Sometimes subclinical laminitis can be misdiagnosed as arthritis, navicular, or a host of other problems as the animal attempts to compensate for sore feet. 

You are encouraged to make an album and post hoof pictures and any radiographs you might have so we can to look to see if you have an optimal trim in place. Read this section of the wiki for how to get a hoof evaluation, what photos are needed, and how to get the best hoof shots and radiographs.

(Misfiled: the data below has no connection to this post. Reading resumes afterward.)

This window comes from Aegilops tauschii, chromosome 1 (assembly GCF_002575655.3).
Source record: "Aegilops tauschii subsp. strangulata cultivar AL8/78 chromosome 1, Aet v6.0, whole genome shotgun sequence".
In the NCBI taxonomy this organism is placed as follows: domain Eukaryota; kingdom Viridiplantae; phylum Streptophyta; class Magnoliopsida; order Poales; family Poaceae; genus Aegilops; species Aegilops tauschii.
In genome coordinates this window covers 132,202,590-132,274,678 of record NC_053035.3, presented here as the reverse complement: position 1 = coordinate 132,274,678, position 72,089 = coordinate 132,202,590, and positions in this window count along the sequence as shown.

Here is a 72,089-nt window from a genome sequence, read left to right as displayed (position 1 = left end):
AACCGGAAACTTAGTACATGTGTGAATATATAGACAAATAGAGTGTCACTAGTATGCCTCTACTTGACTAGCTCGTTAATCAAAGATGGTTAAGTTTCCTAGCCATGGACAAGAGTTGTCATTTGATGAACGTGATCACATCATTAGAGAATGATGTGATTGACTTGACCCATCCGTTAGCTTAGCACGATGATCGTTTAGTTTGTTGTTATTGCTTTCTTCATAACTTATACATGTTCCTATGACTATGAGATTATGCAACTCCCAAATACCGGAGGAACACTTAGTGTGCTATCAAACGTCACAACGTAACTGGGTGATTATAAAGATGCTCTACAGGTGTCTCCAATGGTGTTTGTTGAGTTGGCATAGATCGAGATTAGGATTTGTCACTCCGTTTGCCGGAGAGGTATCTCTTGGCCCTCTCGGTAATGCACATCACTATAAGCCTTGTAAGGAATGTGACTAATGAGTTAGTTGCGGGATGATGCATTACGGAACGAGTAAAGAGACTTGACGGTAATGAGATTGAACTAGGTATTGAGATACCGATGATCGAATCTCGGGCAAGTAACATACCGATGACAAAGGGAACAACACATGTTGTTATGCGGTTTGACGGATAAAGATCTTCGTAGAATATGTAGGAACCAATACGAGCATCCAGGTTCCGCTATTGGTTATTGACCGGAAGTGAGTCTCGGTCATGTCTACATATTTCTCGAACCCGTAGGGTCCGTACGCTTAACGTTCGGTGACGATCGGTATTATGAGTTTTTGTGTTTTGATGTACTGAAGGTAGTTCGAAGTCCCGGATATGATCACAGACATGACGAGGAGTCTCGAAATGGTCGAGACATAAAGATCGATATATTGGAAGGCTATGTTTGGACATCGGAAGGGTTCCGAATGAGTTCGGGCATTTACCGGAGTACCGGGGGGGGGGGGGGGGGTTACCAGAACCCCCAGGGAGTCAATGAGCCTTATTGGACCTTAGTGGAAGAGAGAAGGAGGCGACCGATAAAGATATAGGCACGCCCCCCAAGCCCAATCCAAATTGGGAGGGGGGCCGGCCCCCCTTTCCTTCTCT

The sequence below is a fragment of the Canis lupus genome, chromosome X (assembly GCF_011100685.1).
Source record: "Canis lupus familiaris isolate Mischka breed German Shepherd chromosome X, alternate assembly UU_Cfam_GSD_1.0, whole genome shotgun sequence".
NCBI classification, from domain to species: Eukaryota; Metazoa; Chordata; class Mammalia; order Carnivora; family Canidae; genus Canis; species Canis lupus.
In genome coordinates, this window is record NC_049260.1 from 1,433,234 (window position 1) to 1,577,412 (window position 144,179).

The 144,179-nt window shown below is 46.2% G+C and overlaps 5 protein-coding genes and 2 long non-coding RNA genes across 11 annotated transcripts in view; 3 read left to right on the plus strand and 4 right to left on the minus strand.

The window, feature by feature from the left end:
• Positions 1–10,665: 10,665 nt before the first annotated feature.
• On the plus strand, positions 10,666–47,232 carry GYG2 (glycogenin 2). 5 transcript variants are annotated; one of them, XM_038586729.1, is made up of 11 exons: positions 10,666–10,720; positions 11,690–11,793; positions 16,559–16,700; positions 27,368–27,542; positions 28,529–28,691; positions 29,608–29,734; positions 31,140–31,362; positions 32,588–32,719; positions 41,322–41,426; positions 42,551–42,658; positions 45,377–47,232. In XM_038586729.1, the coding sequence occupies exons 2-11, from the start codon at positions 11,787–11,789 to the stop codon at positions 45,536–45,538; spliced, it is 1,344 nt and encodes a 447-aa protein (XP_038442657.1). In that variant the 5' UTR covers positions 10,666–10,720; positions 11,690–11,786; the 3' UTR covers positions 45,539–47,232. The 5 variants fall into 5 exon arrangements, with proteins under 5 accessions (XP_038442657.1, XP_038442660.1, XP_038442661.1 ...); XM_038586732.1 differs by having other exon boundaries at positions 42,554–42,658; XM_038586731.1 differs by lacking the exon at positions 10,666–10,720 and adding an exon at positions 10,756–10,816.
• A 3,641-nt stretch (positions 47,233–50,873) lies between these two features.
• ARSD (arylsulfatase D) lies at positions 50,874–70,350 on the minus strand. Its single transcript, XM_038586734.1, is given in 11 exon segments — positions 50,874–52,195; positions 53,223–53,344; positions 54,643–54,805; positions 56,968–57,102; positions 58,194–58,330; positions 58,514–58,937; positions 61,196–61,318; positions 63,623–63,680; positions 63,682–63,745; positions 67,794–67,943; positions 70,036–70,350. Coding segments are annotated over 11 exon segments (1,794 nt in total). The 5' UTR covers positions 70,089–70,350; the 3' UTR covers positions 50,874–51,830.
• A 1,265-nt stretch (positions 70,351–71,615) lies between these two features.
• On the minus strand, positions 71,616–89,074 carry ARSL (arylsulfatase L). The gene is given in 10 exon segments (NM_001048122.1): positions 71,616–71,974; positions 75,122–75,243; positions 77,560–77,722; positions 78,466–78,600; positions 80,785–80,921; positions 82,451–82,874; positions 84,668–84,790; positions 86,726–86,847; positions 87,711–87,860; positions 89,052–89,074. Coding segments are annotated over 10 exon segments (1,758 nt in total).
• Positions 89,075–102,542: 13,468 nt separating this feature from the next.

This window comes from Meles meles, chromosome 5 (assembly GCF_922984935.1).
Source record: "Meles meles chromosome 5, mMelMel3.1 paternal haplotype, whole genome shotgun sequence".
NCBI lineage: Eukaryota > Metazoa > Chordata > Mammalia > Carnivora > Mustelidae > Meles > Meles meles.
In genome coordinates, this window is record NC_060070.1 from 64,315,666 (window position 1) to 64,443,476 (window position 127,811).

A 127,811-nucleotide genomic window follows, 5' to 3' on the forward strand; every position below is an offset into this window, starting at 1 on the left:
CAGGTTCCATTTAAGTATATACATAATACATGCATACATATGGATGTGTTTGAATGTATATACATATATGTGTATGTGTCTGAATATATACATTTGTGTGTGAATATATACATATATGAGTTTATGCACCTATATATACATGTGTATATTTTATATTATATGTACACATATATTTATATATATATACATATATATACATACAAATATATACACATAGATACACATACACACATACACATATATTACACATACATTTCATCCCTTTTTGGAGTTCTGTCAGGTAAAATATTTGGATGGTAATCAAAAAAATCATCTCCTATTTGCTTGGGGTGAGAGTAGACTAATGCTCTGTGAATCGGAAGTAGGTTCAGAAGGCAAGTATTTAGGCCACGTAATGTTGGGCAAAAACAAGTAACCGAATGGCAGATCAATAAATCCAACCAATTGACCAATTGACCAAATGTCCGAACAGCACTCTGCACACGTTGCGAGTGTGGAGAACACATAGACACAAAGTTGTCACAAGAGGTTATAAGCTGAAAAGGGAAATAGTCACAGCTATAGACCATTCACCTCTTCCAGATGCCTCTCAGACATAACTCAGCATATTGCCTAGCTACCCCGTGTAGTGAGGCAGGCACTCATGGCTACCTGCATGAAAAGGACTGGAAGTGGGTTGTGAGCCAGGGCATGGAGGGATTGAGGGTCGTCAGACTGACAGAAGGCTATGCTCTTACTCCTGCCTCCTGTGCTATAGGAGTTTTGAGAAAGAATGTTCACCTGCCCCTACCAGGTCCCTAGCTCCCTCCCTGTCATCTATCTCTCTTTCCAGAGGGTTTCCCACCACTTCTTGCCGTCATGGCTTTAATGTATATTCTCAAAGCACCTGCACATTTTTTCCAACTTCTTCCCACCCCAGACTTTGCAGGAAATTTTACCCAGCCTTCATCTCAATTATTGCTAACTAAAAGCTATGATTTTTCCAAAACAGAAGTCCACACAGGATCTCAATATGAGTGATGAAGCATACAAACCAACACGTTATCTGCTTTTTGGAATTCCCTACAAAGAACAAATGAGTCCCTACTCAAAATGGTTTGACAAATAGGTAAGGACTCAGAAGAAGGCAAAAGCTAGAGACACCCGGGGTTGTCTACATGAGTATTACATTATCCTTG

EXERCISEThe best IR buster there is, but only if the equine is comfortable and non-laminitic. An individual that has had laminitis needs 6-9 months of correct realigning trims before any serious exercise can begin. Once the equine is moving around comfortably at liberty, hand walking can begin in long straight lines with no tight turns. Do not force a laminitic individual to move, or allow its other companions to do so. It will begin to move once the pain begins to subside. Resting its fragile feet is needed for healing to take place so if the animal wants to lay down, do not encourage it to get up. Place feed and water where it can be reached easily without having to move any more than necessary. Be extremely careful about movement while using NSAIDs (bute, banamine, previcox, etc.) as it masks pain and encourages more movement than these fragile feet are actually able to withstand. Additionally, NSAIDs (and icing) do not work on metabolic laminitis and long term NSAID use interferes with healing. Therefore, we recommend tapering off NSAIDs after the first week or so of use. If after a week's time your equine's comfort level has not increased, then the cause of the laminitis has not been removed and keeping up the NSAIDs isn't the answer - you need to address the underlying cause.